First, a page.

A Septic Inspector Shares His Theories On Government Regulation
Yesterday, I had to take an hour out of my morning (read: writing time) to talk about poop. For me, this would normally be a win, but this was altogether more academic. Since our new home is not privy to township sewer and water, we have our own septic system (big ol’ grass-covered sand mound). Thus, prior to moving in, it was important to procure the eagle eyes of a vigilant septic inspector.
Somewhat unusually, the pump actually went bad, and it seems to have done it only the day before. Unlucky for the seller, lucky for the buyer (read: us). I told the agent and inspector that the night prior I donned ninja garb and descended into the concrete pit to break the pump with my ninja weapons.
They were not amused.
Regardless, everything else was good to go and the lovely seller is fixing it and getting the system pumped and all that. The interesting part of the morning happened after, when we were standing in the driveway.
This inspector, an older gent, had seen the 60s and 70s when building houses and getting them up to code was essentially the Wild West (and our previous inspector told us similarly — they don’t like inspecting houses built in that era because you just never knew what some self-spun “contractor” did to the house — “I ran a plumbing line right to your toilet, so whenever you flush, the water goes right into your washing machine! See? I’m helping! It’s up to code because there is no code! Ha ha ha ha!”).
Now, of course, everybody is host to an unholy host of regulations, and that slows everything down.
The inspector then started in with, paraphrased, “When our Founding Fathers made this country…”
By the way, whenever anybody says this, get worried. People have all sorts of crazy ideas about the Founding Fathers (and true or not are irrelevant to this modern era). “They were Socialists!” “They owned slaves, why can’t we?” “Benjamin Franklin hunted trannies with a speargun from a moving ornithopter!”
Anyway, he said, “When our Founding Fathers made this country, they intended it so that government would stay out of people’s lives, to preserve liberty.”
I almost tuned out. I mean, c’mon. We know where this is going. It’s going to turn into some kind of anti-government pro-GOP chat, which is fine, that’s all good (provided it doesn’t slide suddenly straight into the sewer system, by which I mean into Tea Party territory). So, he continued on:
“And that worked for a while. But eventually, you get people who do bad things, and that’s why you need regulations. If people would build their houses right always, nobody would need to check their work.”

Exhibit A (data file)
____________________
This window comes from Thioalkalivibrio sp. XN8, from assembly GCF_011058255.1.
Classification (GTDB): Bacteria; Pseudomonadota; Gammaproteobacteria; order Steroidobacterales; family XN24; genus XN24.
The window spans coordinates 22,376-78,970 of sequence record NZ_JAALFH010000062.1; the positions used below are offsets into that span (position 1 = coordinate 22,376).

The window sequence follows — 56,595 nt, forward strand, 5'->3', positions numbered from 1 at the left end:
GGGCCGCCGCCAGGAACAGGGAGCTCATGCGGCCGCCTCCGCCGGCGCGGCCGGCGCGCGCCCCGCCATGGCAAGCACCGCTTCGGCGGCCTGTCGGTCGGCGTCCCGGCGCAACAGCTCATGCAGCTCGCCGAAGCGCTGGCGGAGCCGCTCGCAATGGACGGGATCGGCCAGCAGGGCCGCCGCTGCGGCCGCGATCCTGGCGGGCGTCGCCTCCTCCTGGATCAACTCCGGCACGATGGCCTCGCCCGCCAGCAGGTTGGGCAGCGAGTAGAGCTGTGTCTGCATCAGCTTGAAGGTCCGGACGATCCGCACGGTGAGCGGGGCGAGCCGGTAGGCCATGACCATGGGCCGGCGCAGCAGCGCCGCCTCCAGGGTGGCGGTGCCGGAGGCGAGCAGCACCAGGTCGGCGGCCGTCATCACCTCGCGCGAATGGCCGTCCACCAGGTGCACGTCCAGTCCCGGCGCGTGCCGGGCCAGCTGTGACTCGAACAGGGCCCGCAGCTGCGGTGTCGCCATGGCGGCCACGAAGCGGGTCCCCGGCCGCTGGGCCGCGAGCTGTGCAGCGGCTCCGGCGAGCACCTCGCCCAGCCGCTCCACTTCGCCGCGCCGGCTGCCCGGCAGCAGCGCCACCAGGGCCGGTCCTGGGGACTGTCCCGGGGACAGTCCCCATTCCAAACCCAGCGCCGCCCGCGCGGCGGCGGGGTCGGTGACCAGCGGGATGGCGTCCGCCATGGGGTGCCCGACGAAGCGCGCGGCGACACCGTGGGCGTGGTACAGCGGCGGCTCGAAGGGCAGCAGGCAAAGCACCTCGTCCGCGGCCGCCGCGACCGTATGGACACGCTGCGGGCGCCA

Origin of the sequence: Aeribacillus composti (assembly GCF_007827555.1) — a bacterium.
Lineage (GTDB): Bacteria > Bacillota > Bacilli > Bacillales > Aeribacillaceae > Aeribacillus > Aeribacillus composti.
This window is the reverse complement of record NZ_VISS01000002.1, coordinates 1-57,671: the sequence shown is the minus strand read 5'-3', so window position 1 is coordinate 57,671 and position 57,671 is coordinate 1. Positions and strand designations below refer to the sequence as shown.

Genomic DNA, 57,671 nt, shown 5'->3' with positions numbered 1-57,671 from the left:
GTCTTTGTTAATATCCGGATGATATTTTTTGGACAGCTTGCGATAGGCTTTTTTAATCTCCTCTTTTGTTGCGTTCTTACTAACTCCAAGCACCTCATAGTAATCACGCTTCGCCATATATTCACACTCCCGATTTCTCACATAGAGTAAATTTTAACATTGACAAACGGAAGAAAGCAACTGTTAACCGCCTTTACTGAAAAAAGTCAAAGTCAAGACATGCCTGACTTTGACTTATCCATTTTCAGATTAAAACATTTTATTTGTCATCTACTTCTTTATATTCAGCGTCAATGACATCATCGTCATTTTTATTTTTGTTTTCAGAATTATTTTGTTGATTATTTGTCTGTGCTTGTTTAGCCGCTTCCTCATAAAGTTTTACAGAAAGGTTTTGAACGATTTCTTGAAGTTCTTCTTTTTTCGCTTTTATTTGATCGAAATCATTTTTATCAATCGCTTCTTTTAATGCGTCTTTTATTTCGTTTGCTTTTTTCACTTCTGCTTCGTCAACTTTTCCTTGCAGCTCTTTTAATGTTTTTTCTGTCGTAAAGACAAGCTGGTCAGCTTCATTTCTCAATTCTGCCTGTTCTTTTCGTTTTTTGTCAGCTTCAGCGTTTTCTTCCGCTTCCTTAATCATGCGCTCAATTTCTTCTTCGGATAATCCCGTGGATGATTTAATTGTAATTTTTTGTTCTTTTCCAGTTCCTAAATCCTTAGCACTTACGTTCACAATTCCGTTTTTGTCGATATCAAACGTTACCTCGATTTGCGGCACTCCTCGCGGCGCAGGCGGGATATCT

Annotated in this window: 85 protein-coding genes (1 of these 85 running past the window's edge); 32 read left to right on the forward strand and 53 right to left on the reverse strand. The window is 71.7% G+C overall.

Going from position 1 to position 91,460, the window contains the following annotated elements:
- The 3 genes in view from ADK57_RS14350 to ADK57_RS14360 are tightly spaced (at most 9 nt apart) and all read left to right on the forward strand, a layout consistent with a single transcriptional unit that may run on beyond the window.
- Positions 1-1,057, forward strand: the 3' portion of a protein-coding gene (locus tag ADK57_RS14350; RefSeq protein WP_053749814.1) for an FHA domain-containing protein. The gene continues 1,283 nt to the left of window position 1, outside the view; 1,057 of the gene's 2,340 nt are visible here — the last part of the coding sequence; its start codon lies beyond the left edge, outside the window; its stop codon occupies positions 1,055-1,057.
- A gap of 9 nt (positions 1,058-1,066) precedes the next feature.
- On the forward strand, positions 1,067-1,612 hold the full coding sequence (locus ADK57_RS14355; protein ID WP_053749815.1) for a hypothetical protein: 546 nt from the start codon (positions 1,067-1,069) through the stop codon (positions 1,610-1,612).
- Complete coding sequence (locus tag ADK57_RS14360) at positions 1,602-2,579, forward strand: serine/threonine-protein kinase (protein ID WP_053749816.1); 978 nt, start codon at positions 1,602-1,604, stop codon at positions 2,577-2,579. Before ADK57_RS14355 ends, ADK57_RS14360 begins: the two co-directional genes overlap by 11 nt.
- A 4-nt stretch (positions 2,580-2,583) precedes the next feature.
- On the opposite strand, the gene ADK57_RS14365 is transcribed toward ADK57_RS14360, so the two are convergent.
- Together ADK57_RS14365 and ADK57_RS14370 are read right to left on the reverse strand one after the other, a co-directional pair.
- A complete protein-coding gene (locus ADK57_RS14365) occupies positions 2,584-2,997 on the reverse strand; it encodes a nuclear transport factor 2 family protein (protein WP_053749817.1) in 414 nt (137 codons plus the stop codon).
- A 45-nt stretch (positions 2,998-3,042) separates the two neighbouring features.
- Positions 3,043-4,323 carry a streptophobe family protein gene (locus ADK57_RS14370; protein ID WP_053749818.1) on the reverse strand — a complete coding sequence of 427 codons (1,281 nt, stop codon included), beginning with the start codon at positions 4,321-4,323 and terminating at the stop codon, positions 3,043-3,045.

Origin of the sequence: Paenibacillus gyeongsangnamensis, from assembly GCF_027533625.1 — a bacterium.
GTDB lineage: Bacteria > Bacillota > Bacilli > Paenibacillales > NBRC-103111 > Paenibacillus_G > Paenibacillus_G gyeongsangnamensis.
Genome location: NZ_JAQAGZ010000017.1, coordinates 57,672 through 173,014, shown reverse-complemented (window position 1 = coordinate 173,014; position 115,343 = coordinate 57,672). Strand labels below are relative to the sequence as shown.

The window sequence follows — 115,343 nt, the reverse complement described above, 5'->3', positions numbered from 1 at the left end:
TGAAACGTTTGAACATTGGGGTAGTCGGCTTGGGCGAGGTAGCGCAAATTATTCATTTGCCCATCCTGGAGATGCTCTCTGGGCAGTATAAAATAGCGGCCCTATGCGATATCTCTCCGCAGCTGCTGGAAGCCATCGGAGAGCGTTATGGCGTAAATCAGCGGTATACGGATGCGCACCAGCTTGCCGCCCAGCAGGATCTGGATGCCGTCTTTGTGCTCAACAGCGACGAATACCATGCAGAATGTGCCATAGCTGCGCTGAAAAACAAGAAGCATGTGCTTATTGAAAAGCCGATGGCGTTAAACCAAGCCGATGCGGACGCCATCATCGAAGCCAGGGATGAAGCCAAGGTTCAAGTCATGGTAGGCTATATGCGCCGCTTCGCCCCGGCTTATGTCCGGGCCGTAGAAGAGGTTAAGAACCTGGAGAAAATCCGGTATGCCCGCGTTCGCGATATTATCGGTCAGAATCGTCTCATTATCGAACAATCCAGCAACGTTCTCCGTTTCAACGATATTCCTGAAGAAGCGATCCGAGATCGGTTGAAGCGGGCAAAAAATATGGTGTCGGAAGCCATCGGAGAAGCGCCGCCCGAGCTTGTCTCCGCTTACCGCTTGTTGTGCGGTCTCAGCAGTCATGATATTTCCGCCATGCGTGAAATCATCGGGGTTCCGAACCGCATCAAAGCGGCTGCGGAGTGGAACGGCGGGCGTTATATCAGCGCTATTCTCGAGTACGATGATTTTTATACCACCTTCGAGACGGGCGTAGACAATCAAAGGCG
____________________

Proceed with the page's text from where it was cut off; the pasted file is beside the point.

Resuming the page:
I added, “So, a bad apple spoils the bunch?”
And he said, “Yup. In a perfect world, everybody would do the right thing. But since they don’t, the government has to keep an eye out.”
Blink, blink. Boy. That did not go where I expected it. It turned into an alarmingly practical discussion of the realities of government and liberty. Well-said, Mister Septic Inspector. By the way, this lines up pretty nicely with my own thoughts on regulation: regulations are not an automatic answer, and sure, you can have bad regulations which could do as much harm or worse than no regulations at all. But even still, the “deregulate!” crowd always seems to put trust in some kind of mythical, mystic system of humanity, a trust that frankly hasn’t been earned. It’s like giving a gun to a four-year-old. “Oh, I trust he’ll not shoot me or himself.” And what evidence do you have? “Well, I’ve done it three times before, and nobody’s dead yet! Well. The living room lamp. And the neighbor’s pet sugar glider. But no humans!”
And yes, the government itself needs regulations. Regulations on lobbyists and campaign funding, for instance. Regulations that enforce, not defeat, the balance of power between the branches.
Anywho. Just thought that interesting. I figure he should go down and tell the fine feathered fuckheads of BP this particular theory of regulatory practice. One bad apple spoils the bunch, you oil-vomiting bastards.
Prior to this, we were standing by the sand mound discussing how the seller had removed the “water-saving” feature from the showerhead in the master bath — apparently, it was not a higher-end showerhead, and if you buy a cheaper-side water-saving showerhead your water pressure drops. So, the inspector said to the selling agent, “Water-saving fixtures cut the stress on your sewer system significantly. Why the heck did she remove that feature?”
To which the selling agent replied, “You know women. They just like to get pounded hard in the shower.”
The inspector then said, “Well, as long as you get a good head, pressure shouldn’t be a problem.”
Pounded hard in the shower.
Pounded hard in the shower.
And neither of them said any of this with even an inkling of a smile. Nary a wink. No tongue in cheek. They were not saying any of this to have a randy play on words, oh no. I don’t even think they got it.
Man, I wish my wife was at the inspection with me, because I felt like, “Damn, they’re throwing their own pearls before swine, here. Is nobody getting this? Is nobody enjoying this?”
Hilarious. Nice guys, didn’t mean anything by it, but damn if I didn’t almost lose my shit.